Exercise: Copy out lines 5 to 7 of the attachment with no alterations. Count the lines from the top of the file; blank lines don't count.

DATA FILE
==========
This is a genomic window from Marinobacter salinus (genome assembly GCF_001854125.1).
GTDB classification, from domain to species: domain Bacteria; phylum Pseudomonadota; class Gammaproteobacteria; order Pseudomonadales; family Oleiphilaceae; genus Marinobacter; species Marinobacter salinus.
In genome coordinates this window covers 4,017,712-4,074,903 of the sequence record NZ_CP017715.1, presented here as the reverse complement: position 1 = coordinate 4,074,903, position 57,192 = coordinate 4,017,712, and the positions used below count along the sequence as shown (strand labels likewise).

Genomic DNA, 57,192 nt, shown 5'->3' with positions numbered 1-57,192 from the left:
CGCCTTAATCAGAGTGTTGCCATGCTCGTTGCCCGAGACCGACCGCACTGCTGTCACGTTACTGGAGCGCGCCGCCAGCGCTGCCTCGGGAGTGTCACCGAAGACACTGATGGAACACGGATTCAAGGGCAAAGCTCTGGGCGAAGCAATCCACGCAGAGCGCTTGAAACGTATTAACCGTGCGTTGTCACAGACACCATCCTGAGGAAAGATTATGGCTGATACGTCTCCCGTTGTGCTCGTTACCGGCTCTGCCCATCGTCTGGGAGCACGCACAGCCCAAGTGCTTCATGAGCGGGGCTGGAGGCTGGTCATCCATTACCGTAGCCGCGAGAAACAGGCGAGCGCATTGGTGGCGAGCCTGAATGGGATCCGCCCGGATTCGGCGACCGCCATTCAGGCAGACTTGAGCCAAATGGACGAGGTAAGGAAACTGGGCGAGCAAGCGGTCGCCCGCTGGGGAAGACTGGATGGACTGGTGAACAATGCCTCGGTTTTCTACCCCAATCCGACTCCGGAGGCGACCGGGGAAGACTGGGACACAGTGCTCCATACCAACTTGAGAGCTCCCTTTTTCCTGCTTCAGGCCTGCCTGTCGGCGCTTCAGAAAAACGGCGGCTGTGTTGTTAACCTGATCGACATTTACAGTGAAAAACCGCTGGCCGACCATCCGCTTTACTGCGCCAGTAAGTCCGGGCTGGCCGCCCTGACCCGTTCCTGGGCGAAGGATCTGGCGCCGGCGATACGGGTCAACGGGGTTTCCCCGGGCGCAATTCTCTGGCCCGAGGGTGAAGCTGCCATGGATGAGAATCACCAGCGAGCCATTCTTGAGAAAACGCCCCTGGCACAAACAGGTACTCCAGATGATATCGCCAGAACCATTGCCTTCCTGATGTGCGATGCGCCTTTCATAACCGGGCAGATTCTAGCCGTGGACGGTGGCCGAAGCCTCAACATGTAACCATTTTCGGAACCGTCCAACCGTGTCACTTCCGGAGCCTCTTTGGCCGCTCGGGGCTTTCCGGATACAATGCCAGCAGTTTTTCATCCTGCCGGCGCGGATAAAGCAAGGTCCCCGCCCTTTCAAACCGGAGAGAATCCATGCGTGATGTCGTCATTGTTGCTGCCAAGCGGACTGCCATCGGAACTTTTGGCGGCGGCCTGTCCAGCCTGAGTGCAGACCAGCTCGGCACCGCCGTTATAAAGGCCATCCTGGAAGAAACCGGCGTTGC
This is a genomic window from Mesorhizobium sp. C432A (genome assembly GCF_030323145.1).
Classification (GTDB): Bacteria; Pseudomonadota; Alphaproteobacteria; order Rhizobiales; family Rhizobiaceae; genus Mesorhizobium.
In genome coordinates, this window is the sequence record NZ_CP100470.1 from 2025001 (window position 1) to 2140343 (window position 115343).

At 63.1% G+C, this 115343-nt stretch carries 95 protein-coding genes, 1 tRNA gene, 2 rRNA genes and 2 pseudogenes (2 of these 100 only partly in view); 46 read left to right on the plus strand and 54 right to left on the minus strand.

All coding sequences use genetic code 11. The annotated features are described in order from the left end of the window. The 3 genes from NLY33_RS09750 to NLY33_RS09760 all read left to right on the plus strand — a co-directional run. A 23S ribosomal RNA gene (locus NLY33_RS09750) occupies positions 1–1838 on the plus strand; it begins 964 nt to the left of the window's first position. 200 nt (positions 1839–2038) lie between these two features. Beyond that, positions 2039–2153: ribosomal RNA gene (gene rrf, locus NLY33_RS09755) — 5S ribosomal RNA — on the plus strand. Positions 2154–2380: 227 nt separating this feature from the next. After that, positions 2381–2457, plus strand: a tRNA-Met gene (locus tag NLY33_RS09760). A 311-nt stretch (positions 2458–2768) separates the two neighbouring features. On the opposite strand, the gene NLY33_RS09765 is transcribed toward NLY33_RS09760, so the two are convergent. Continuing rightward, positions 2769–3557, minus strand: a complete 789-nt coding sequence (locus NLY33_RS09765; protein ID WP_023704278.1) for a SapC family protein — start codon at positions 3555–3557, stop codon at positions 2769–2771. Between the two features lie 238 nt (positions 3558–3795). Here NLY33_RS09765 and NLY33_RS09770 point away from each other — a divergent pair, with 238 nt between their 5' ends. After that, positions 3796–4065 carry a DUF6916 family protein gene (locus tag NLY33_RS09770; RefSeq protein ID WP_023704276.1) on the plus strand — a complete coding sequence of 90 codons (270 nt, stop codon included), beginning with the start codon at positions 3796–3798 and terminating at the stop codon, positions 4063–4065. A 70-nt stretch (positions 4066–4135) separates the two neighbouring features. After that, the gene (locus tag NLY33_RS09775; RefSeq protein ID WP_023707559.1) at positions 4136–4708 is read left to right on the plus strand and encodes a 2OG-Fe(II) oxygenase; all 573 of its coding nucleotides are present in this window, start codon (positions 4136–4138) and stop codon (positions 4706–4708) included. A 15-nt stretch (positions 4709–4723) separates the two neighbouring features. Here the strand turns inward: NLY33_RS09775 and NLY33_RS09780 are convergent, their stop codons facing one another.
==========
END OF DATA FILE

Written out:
CGCCTTAATCAGAGTGTTGCCATGCTCGTTGCCCGAGACCGACCGCACTGCTGTCACGTTACTGGAGCGCGCCGCCAGCGCTGCCTCGGGAGTGTCACCGAAGACACTGATGGAACACGGATTCAAGGGCAAAGCTCTGGGCGAAGCAATCCACGCAGAGCGCTTGAAACGTATTAACCGTGCGTTGTCACAGACACCATCCTGAGGAAAGATTATGGCTGATACGTCTCCCGTTGTGCTCGTTACCGGCTCTGCCCATCGTCTGGGAGCACGCACAGCCCAAGTGCTTCATGAGCGGGGCTGGAGGCTGGTCATCCATTACCGTAGCCGCGAGAAACAGGCGAGCGCATTGGTGGCGAGCCTGAATGGGATCCGCCCGGATTCGGCGACCGCCATTCAGGCAGACTTGAGCCAAATGGACGAGGTAAGGAAACTGGGCGAGCAAGCGGTCGCCCGCTGGGGAAGACTGGATGGACTGGTGAACAATGCCTCGGTTTTCTACCCCAATCCGACTCCGGAGGCGACCGGGGAAGACTGGGACACAGTGCTCCATACCAACTTGAGAGCTCCCTTTTTCCTGCTTCAGGCCTGCCTGTCGGCGCTTCAGAAAAACGGCGGCTGTGTTGTTAACCTGATCGACATTTACAGTGAAAAACCGCTGGCCGACCATCCGCTTTACTGCGCCAGTAAGTCCGGGCTGGCCGCCCTGACCCGTTCCTGGGCGAAGGATCTGGCGCCGGCGATACGGGTCAACGGGGTTTCCCCGGGCGCAATTCTCTGGCCCGAGGGTGAAGCTGCCATGGATGAGAATCACCAGCGAGCCATTCTTGAGAAAACGCCCCTGGCACAAACAGGTACTCCAGATGATATCGCCAGAACCATTGCCTTCCTGATGTGCGATGCGCCTTTCATAACCGGGCAGATTCTAGCCGTGGACGGTGGCCGAAGCCTCAACATGTAACCATTTTCGGAACCGTCCAACCGTGTCACTTCCGGAGCCTCTTTGGCCGCTCGGGGCTTTCCGGATACAATGCCAGCAGTTTTTCATCCTGCCGGCGCGGATAAAGCAAGGTCCCCGCCCTTTCAAACCGGAGAGAATCCATGCGTGATGTCGTCATTGTTGCTGCCAAGCGGACTGCCATCGGAACTTTTGGCGGCGGCCTGTCCAGCCTGAGTGCAGACCAGCTCGGCACCGCCGTTATAAAGGCCATCCTGGAAGAAACCGGCGTTGC
This is a genomic window from Mesorhizobium sp. C432A (genome assembly GCF_030323145.1).
Classification (GTDB): Bacteria; Pseudomonadota; Alphaproteobacteria; order Rhizobiales; family Rhizobiaceae; genus Mesorhizobium.